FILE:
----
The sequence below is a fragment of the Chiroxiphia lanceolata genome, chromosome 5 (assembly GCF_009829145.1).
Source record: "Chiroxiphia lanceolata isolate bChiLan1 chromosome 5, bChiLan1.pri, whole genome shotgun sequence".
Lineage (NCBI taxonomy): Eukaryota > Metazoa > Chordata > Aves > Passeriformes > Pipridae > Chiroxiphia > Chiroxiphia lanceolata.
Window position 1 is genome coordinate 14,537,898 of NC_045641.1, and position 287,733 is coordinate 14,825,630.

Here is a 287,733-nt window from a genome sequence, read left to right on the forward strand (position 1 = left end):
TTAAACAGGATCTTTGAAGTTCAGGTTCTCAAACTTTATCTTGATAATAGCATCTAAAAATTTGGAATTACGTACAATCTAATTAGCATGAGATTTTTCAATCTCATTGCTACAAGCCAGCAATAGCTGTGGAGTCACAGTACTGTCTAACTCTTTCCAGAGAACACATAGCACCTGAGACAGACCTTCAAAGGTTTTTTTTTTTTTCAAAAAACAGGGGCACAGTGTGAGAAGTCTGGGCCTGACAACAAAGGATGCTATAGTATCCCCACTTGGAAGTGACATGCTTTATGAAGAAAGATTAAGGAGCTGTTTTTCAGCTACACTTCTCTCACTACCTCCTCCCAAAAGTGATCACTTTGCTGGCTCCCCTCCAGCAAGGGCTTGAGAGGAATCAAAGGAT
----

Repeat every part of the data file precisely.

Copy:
The sequence below is a fragment of the Chiroxiphia lanceolata genome, chromosome 5 (assembly GCF_009829145.1).
Source record: "Chiroxiphia lanceolata isolate bChiLan1 chromosome 5, bChiLan1.pri, whole genome shotgun sequence".
Lineage (NCBI taxonomy): Eukaryota > Metazoa > Chordata > Aves > Passeriformes > Pipridae > Chiroxiphia > Chiroxiphia lanceolata.
Window position 1 is genome coordinate 14,537,898 of NC_045641.1, and position 287,733 is coordinate 14,825,630.

Here is a 287,733-nt window from a genome sequence, read left to right on the forward strand (position 1 = left end):
TTAAACAGGATCTTTGAAGTTCAGGTTCTCAAACTTTATCTTGATAATAGCATCTAAAAATTTGGAATTACGTACAATCTAATTAGCATGAGATTTTTCAATCTCATTGCTACAAGCCAGCAATAGCTGTGGAGTCACAGTACTGTCTAACTCTTTCCAGAGAACACATAGCACCTGAGACAGACCTTCAAAGGTTTTTTTTTTTTTCAAAAAACAGGGGCACAGTGTGAGAAGTCTGGGCCTGACAACAAAGGATGCTATAGTATCCCCACTTGGAAGTGACATGCTTTATGAAGAAAGATTAAGGAGCTGTTTTTCAGCTACACTTCTCTCACTACCTCCTCCCAAAAGTGATCACTTTGCTGGCTCCCCTCCAGCAAGGGCTTGAGAGGAATCAAAGGAT